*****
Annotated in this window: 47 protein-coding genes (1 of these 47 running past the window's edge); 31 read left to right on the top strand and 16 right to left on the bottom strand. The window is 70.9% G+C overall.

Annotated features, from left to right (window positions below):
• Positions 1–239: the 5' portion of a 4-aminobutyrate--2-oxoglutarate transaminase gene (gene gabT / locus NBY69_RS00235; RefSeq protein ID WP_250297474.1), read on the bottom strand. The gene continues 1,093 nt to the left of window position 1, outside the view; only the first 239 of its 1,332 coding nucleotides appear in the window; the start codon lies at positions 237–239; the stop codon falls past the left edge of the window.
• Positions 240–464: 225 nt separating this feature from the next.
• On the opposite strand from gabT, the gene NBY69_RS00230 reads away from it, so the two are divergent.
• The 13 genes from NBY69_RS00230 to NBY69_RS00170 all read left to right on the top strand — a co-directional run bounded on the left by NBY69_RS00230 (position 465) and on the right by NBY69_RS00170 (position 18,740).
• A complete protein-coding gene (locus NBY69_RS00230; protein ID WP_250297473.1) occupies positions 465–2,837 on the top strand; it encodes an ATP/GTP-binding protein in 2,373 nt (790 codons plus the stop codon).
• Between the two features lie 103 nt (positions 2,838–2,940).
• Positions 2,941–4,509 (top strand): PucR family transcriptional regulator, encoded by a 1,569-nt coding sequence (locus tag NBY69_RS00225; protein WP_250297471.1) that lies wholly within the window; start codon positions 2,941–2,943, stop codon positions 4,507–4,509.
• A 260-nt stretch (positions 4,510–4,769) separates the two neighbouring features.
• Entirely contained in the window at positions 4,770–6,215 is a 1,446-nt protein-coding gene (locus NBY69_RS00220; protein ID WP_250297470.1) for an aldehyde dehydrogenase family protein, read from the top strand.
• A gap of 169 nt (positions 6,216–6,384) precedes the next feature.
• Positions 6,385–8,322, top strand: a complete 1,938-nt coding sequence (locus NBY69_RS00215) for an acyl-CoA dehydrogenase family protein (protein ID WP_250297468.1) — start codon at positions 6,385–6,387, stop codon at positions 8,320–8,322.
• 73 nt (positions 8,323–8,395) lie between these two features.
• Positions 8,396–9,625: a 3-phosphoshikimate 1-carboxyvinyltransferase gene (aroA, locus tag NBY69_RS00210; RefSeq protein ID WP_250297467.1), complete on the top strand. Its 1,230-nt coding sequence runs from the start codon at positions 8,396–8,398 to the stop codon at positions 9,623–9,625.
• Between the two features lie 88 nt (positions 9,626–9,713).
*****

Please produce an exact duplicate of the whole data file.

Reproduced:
Annotated in this window: 47 protein-coding genes (1 of these 47 running past the window's edge); 31 read left to right on the top strand and 16 right to left on the bottom strand. The window is 70.9% G+C overall.

Annotated features, from left to right (window positions below):
• Positions 1–239: the 5' portion of a 4-aminobutyrate--2-oxoglutarate transaminase gene (gene gabT / locus NBY69_RS00235; RefSeq protein ID WP_250297474.1), read on the bottom strand. The gene continues 1,093 nt to the left of window position 1, outside the view; only the first 239 of its 1,332 coding nucleotides appear in the window; the start codon lies at positions 237–239; the stop codon falls past the left edge of the window.
• Positions 240–464: 225 nt separating this feature from the next.
• On the opposite strand from gabT, the gene NBY69_RS00230 reads away from it, so the two are divergent.
• The 13 genes from NBY69_RS00230 to NBY69_RS00170 all read left to right on the top strand — a co-directional run bounded on the left by NBY69_RS00230 (position 465) and on the right by NBY69_RS00170 (position 18,740).
• A complete protein-coding gene (locus NBY69_RS00230; protein ID WP_250297473.1) occupies positions 465–2,837 on the top strand; it encodes an ATP/GTP-binding protein in 2,373 nt (790 codons plus the stop codon).
• Between the two features lie 103 nt (positions 2,838–2,940).
• Positions 2,941–4,509 (top strand): PucR family transcriptional regulator, encoded by a 1,569-nt coding sequence (locus tag NBY69_RS00225; protein WP_250297471.1) that lies wholly within the window; start codon positions 2,941–2,943, stop codon positions 4,507–4,509.
• A 260-nt stretch (positions 4,510–4,769) separates the two neighbouring features.
• Entirely contained in the window at positions 4,770–6,215 is a 1,446-nt protein-coding gene (locus NBY69_RS00220; protein ID WP_250297470.1) for an aldehyde dehydrogenase family protein, read from the top strand.
• A gap of 169 nt (positions 6,216–6,384) precedes the next feature.
• Positions 6,385–8,322, top strand: a complete 1,938-nt coding sequence (locus NBY69_RS00215) for an acyl-CoA dehydrogenase family protein (protein ID WP_250297468.1) — start codon at positions 6,385–6,387, stop codon at positions 8,320–8,322.
• 73 nt (positions 8,323–8,395) lie between these two features.
• Positions 8,396–9,625: a 3-phosphoshikimate 1-carboxyvinyltransferase gene (aroA, locus tag NBY69_RS00210; RefSeq protein ID WP_250297467.1), complete on the top strand. Its 1,230-nt coding sequence runs from the start codon at positions 8,396–8,398 to the stop codon at positions 9,623–9,625.
• Between the two features lie 88 nt (positions 9,626–9,713).